Catch A Falling Star: All About Meteors | David Rives

Look! Up in the sky! It’s a falling star! Or is it? If you’ve ever seen a bright glow streaking through the sky at night, you probably have already guessed: It’s not an actual star.

There are millions of particles that hit Earth’s atmosphere every day. They range from the size of a grain of sand to several meters in diameter, and when they strike our atmosphere, they are traveling at tremendous speeds. Up to 150,000 miles per hour. That’s 75 times faster than a rifle bullet!

Meteors may be at an altitude of over 65 miles when first spotted, and the bright glow is caused by the shock wave created when a meteoroid enters the atmosphere with such extreme speed. Many of these don’t survive the journey, and most burn up long before reaching the surface of Earth.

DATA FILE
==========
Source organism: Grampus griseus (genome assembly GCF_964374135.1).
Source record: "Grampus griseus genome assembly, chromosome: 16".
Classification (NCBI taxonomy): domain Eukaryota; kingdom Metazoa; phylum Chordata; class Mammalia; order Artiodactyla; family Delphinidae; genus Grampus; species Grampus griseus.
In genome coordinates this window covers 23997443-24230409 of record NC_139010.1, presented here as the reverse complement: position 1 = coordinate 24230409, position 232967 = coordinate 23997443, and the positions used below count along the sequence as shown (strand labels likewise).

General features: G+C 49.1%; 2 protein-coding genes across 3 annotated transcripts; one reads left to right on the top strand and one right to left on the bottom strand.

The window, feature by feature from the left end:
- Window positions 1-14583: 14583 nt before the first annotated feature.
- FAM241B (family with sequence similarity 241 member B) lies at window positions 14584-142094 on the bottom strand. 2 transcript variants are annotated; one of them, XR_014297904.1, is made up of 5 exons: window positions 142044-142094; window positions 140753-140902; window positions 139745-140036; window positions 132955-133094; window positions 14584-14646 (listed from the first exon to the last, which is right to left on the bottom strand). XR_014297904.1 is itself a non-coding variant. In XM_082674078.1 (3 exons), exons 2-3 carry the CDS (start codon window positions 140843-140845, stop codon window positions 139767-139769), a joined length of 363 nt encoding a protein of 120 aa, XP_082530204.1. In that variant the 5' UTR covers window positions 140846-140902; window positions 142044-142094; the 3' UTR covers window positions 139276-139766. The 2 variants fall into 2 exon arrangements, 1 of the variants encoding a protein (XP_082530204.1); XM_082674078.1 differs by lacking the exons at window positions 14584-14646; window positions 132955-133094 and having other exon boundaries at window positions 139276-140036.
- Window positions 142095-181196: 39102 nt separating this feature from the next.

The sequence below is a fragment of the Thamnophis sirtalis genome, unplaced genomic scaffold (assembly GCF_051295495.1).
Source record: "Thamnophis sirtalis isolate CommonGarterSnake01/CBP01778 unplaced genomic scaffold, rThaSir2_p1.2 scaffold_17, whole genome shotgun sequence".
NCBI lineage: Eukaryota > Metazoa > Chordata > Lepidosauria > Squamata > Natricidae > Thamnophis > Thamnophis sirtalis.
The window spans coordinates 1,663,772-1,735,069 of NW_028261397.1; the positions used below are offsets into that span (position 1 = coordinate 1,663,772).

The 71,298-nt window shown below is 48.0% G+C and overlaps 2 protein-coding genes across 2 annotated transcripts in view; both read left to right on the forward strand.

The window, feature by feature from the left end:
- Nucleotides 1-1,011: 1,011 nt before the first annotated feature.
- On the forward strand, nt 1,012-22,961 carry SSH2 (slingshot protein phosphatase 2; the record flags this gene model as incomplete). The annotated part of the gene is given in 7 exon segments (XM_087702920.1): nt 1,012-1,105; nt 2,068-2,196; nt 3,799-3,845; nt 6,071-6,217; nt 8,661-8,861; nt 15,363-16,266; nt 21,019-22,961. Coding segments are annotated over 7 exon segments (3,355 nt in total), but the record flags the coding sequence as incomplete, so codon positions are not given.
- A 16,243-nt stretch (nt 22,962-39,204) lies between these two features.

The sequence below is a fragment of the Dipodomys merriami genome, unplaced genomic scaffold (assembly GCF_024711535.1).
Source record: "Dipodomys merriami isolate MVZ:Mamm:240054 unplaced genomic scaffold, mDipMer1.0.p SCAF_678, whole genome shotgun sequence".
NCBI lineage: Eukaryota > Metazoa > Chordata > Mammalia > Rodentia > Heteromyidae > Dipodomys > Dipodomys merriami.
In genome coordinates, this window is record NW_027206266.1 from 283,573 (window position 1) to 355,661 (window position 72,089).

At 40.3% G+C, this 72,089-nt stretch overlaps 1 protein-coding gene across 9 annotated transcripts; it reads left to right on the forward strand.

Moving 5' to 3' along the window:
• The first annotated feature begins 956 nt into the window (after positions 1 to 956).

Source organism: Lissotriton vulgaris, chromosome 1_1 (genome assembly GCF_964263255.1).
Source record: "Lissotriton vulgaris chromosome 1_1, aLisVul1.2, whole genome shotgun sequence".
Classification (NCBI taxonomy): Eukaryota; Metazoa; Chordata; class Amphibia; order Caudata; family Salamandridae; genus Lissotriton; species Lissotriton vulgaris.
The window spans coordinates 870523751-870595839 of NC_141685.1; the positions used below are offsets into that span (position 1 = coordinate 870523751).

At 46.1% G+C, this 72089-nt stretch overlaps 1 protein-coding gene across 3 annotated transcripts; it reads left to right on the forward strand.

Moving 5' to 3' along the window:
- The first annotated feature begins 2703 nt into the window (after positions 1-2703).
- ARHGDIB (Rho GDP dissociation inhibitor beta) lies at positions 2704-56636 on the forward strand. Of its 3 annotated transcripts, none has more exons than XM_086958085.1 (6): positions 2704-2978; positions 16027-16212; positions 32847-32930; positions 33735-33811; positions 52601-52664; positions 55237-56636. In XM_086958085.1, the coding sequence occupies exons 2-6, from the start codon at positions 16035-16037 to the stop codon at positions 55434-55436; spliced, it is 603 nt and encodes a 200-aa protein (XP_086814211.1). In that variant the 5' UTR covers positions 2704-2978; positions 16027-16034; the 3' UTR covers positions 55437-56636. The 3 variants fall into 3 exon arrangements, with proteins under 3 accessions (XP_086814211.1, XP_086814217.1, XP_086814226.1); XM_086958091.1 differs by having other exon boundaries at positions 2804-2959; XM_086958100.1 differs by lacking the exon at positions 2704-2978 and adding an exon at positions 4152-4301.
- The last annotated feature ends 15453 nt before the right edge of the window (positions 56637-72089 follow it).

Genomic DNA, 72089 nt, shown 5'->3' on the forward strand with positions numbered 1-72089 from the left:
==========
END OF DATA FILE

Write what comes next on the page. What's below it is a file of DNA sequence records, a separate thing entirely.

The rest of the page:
Because some meteors are caused by debris from comets, we are able to predict when there will be meteor showers.

During these events, many meteors will be visible over the course of a night or two. Occasionally, we are treated to a show where several thousand meteors are seen in a night, and the Leonid meteor shower of 1833 yielded more than 100,000 per hour, inspiring the traditional song “Stars Fell on Alabama”.

The space debris is called a meteoroid until it hits our atmosphere. Then it becomes a meteor as it flashes across the sky, only to become a meteorite if it makes it down to Earth.

Be sure to go to and enter your email to be informed of upcoming meteor showers and other astronomical events that you won’t want to miss.

I’m David Rives,
Truly, the Heavens Declare the Glory of God.